What Is the Optimal Transplant for Older Patients With Idiopathic Pulmonary Fibrosis?

Published

Journal Article

BACKGROUND: There is controversy regarding the optimal type of lung transplant--single orthotopic lung transplantation (SOLT) versus bilateral orthotopic lung transplantation (BOLT)--for patients with idiopathic pulmonary fibrosis. We performed this study to determine which type of transplant is more appropriate for older patients with this condition. METHODS: We conducted a review of the United Network for Organ Sharing database from 2005 to 2013 for patients aged 65 years or more with idiopathic pulmonary fibrosis. A 1:1 nearest-neighbor propensity match was utilized to determine differences in survival by transplant procedure type (SOLT versus BOLT). Logistic regression modeling taking into account interaction terms between prespecified variables and the type of transplant was utilized to determine variables that altered the survival outcomes associated with SOLT versus BOLT. RESULTS: Of 1,564 patients who met study criteria, 521 (33.3%) received BOLT. After propensity matching 498 BOLT recipients to 498 SOLT recipients, BOLT was associated with a significantly improved 5-year survival (48.7% versus 35.2%, p < 0.01). However, the mortality hazard associated with BOLT varied from a nonsignificant reduction in survival within 3 months after transplant (hazard ratio 1.24, 95% confidence interval: 0.80 to 1.93) to a significant survival benefit for patients who survived beyond 1 year (hazard ratio 0.64, 95% confidence interval: 0.47 to 0.86). Functional status was also found to be a significant predictor of the survival benefit associated with BOLT. CONCLUSIONS: Bilateral orthotopic lung transplantation is associated with significantly improved survival over SOLT for older patients with idiopathic pulmonary fibrosis, driven by a late survival benefit from bilateral transplantation. However, patients with a reduced preoperative functional status do not appear to derive a similar benefit from bilateral transplantation.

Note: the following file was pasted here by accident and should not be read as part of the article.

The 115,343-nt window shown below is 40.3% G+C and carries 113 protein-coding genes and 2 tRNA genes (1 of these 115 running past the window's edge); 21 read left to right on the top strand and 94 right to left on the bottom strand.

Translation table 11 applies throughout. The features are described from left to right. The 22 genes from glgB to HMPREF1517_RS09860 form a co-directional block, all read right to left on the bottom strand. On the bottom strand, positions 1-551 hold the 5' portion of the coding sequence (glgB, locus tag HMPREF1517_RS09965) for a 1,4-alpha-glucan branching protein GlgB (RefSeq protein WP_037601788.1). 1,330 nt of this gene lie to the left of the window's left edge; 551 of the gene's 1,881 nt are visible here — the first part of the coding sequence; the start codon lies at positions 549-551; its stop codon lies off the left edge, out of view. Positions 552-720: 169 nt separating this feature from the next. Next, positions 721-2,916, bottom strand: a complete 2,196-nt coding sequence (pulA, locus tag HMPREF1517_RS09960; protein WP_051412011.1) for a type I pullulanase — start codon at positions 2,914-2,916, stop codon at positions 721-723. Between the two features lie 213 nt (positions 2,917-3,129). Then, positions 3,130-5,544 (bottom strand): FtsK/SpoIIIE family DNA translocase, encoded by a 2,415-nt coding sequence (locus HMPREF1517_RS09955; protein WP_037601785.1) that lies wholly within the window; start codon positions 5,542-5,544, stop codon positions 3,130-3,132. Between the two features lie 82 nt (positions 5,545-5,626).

Full Text

Duke Authors

Cited Authors

  • Gulack, BC; Ganapathi, AM; Speicher, PJ; Meza, JM; Hirji, SA; Snyder, LD; Davis, RD; Hartwig, MG

Published Date

  • November 2015

Published In

Volume / Issue

  • 100 / 5

Start / End Page

  • 1826 - 1833

PubMed ID

  • 26210946

Pubmed Central ID

  • 26210946

Electronic International Standard Serial Number (EISSN)

  • 1552-6259

Digital Object Identifier (DOI)

  • 10.1016/j.athoracsur.2015.05.008

Language

  • eng

Conference Location

  • Netherlands